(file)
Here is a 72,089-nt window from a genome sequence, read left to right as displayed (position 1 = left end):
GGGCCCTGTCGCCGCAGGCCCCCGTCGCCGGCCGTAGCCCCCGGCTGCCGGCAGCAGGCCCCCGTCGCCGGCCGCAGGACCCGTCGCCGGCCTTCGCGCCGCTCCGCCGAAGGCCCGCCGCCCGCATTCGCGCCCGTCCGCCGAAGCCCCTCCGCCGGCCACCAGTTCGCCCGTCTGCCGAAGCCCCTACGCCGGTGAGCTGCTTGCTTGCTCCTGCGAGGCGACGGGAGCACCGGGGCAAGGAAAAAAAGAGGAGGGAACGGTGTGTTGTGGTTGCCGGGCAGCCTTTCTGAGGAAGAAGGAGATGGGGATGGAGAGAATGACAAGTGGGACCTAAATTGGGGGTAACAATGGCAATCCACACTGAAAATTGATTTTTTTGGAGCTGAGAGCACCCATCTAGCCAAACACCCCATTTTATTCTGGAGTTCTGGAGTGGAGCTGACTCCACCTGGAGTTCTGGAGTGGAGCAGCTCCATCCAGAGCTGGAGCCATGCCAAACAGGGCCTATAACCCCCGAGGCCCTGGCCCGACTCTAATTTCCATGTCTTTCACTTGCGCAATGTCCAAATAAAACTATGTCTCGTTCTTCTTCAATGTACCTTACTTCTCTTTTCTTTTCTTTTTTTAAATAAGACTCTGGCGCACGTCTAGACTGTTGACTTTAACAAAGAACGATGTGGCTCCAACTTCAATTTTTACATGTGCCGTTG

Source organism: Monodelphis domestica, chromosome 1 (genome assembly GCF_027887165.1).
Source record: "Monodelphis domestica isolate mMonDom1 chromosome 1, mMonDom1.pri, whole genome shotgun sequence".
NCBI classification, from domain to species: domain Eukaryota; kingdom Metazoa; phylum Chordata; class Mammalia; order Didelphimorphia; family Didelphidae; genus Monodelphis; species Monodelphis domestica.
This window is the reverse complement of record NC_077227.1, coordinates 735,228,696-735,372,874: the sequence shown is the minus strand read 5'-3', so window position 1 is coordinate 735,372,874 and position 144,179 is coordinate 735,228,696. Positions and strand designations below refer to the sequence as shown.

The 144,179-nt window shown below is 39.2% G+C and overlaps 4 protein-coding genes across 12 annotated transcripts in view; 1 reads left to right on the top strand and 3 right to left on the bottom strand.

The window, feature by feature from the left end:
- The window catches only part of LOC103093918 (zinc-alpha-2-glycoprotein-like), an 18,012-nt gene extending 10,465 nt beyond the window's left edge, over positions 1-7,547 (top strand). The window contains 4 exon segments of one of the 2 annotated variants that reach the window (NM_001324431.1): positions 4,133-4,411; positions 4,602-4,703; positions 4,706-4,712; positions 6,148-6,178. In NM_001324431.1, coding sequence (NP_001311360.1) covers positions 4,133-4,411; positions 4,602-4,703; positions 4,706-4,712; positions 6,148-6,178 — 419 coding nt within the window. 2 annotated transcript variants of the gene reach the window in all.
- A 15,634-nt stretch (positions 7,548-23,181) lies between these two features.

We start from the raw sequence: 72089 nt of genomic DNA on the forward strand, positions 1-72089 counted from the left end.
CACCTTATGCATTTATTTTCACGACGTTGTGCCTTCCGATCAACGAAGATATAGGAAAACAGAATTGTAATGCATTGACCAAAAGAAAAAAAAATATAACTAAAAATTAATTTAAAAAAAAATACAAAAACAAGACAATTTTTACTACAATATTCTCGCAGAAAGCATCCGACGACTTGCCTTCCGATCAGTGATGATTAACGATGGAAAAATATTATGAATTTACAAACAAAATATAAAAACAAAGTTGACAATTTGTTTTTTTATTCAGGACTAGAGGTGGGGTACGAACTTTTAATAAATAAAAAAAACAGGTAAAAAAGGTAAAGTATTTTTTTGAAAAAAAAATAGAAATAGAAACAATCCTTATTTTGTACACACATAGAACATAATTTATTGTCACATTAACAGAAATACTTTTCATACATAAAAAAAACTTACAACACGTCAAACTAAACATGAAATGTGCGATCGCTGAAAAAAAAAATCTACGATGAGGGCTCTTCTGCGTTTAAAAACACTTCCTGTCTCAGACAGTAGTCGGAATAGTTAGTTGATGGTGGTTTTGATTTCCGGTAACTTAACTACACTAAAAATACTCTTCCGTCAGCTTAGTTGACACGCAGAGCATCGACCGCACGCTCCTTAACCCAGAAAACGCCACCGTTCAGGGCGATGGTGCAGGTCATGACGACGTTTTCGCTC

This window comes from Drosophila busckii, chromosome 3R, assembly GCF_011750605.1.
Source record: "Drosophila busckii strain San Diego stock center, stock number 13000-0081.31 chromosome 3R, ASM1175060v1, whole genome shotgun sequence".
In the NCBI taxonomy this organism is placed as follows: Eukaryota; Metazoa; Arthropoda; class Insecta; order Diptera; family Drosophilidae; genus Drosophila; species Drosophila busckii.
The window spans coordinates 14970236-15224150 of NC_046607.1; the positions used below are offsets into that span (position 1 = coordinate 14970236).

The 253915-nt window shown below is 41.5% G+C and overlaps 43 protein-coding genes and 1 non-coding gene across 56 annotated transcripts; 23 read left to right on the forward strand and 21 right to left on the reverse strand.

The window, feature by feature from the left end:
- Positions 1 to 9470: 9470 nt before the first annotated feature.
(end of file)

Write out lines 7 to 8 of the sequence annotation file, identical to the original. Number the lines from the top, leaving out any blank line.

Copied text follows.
The 144,179-nt window shown below is 39.2% G+C and overlaps 4 protein-coding genes across 12 annotated transcripts in view; 1 reads left to right on the top strand and 3 right to left on the bottom strand.

The window, feature by feature from the left end: